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With December Deadlines Approaching, Congress Considers Another Continuing Resolution

With less than a month remaining before the December 8 deadline for adopting an appropriations deal and the December 15 deadline to lift the debt ceiling, it is increasingly likely that Congress will once again pass a Continuing Resolution (CR) to keep the federal government operating and buy time for a longer-term spending agreement for FY18. Outstanding issues include a Republican push for increased military spending beyond the caps outlined in the 2011 Budget Control Act (BCA), Democratic hopes to provide legal protections for DREAMers, congressional appropriations for the Affordable Care Act's Cost-Sharing Reduction (CSR) payments, and President Trump's request for a $1.6 billion down payment on a southern border wall between the United States and Mexico. Add to that disagreements over disaster funding levels, whether disaster funding should be offset by federal spending cuts, and the congressional Republican focus on tax cuts, and it is likely we are in for another extension through sometime in early 2018.

Background and Analysis: On September 6, President Trump struck a deal with congressional Democrats to keep the government operational until December 8, blindsiding congressional Republicans. In addition to keeping the government operating at FY17 levels, the agreement provided roughly $8 billion in relief for Hurricane Harvey and suspended the debt ceiling for three months. The prevailing view was that the agreement would give Democrats and Republicans time to come together over a longer-term FY18 spending package. However, with less than a month to go before the agreement expires, Congress has made minimal progress toward a long-term agreement and with the push for tax cuts dominating the headlines, it seems unlikely they will be able to agree on a longer-term deal before the December deadline.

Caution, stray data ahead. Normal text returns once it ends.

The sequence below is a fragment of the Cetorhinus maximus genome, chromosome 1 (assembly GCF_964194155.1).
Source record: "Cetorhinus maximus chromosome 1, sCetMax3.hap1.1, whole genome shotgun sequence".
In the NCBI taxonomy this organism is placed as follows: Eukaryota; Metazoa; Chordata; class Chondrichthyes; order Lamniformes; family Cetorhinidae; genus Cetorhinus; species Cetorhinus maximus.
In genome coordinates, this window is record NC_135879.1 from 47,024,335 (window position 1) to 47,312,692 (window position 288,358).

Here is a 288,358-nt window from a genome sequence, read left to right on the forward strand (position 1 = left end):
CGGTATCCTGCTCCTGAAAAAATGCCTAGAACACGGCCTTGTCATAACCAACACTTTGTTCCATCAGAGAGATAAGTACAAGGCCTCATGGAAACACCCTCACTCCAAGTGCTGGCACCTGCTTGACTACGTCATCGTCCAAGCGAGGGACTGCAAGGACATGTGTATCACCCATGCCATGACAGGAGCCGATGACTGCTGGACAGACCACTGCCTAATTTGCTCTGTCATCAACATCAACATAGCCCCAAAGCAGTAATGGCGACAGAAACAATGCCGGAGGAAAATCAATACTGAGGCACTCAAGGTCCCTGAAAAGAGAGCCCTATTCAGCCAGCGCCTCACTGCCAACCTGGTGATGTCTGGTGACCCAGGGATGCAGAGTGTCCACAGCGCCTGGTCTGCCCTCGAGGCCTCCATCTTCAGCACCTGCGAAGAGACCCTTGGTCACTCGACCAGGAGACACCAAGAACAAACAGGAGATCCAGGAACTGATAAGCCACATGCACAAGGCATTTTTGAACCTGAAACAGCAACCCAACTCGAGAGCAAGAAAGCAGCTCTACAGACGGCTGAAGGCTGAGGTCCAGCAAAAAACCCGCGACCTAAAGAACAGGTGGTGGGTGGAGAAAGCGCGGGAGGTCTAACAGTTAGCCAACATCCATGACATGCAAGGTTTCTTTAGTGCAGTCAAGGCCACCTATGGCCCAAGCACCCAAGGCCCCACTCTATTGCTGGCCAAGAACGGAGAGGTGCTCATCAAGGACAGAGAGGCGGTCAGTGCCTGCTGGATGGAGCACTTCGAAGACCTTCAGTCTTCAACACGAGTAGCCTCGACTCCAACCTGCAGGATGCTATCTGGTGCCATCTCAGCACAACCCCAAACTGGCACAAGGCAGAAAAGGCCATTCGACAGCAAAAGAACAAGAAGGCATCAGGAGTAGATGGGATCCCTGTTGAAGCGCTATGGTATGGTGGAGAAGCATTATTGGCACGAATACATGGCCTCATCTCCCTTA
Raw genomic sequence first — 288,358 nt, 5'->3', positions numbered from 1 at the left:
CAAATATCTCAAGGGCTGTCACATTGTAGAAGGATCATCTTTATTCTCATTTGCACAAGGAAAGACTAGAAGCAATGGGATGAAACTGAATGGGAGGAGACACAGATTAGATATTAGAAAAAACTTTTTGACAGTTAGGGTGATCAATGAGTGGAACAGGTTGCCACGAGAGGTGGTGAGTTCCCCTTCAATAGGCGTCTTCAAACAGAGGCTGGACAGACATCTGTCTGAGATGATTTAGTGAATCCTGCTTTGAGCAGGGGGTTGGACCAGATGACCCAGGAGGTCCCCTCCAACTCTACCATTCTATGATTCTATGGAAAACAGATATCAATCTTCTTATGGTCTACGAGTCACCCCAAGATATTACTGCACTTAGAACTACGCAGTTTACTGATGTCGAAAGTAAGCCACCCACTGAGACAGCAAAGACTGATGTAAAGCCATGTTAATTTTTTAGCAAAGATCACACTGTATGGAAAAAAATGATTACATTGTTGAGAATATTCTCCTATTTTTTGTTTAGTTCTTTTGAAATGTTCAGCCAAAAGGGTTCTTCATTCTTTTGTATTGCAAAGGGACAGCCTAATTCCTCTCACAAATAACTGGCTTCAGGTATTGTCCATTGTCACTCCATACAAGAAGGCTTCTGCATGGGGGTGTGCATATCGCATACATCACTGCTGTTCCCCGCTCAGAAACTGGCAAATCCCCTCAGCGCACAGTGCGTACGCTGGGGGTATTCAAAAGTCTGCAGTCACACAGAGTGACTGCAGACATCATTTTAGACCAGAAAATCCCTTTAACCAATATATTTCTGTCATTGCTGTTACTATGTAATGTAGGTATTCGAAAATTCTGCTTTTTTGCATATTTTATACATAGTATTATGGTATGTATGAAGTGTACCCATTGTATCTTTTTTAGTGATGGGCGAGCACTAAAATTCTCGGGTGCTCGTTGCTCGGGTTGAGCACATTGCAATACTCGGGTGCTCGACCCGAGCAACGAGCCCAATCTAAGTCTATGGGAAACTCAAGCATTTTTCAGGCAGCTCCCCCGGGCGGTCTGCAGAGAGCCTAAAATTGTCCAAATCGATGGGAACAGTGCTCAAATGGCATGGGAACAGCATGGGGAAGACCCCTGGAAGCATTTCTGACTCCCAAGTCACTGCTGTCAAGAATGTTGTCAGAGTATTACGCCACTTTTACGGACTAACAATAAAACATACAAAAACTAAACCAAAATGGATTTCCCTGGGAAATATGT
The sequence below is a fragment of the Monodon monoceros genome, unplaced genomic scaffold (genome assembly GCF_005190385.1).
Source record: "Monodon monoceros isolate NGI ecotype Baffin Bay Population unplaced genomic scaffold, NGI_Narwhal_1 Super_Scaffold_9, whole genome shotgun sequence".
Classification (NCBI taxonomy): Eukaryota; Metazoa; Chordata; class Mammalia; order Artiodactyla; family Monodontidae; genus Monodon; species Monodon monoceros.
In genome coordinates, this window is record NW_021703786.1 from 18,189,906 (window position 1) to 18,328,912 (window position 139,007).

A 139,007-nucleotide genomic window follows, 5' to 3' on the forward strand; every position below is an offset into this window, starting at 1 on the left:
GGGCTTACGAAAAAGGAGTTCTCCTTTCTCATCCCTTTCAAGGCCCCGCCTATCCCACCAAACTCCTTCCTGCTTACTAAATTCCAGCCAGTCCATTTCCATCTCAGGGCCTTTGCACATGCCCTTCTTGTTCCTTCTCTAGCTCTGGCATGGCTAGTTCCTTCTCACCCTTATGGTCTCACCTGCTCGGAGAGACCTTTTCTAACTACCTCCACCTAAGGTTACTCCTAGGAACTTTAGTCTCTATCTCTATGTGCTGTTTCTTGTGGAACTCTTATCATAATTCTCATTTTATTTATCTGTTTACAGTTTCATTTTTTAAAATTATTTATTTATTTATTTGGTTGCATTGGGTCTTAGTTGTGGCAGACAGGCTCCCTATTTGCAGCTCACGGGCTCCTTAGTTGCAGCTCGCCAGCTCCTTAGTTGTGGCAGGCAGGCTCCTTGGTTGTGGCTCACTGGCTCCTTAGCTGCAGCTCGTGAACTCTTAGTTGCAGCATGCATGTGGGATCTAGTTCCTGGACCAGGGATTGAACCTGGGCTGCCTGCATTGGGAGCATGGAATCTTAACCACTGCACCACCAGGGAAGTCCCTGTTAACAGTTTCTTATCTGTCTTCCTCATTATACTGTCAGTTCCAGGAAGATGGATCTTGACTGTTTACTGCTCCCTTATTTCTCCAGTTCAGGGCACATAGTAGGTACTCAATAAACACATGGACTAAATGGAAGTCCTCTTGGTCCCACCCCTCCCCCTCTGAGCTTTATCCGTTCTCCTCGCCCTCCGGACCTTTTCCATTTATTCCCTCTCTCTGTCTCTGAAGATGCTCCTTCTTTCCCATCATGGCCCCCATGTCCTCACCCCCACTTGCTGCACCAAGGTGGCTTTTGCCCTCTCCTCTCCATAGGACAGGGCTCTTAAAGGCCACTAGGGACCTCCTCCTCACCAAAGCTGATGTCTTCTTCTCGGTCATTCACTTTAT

Any government funding agreement would need bipartisan support to pass the Senate. Democrats believe they have leverage to push for a number of measures, including congressional appropriations to fund CSR payments and legal protections for undocumented immigrants impacted by the Trump Administration's decision to suspend the Obama-era Deferred Action for Childhood Arrivals program. Congressional Republicans are also pushing for a number of changes from FY17 spending levels, including an increase in funding for the military. However, Congress remains constrained by the 2011 BCA that mandates parity between defense and non-defense discretionary spending (as well as overall budget caps). As a result, any increase in defense spending (as Republicans desire) would have to be matched with an equivalent increase in non-defense spending (as Democrats desire), making it difficult for some of the more conservative members of the Republican caucus to support the measure.

In addition, there are a number of issues that further complicate this debate, including reauthorizing the Children's Health Insurance Program, extending the debt ceiling, President Trump's request for $1.6 billion in border wall funding (a non-starter for Democrats), and additional disaster funding for Texas, Florida, California, Puerto Rico, and the U.S. Virgin Islands. On November 17, the White House released its latest emergency supplemental appropriations request, calling for $44 billion in requested aid.

Congress will likely be unable to reach an agreement before December 8 and will likely adopt a bipartisan agreement over how long to push that deadline into the future. Some Republican legislators are already raising the alarm over any extension and its potential impact on military planning. Other members are concerned that Congress may not raise the debt ceiling in time to avoid a default. Treasury Secretary Steven Mnuchin has said that even if the debt ceiling is not raised or extended by the December 15 deadline, he feels "comfortable" that the federal borrowing capacity will not run out before the end of January.



Baker Donelson professional not admitted to the practice of law.

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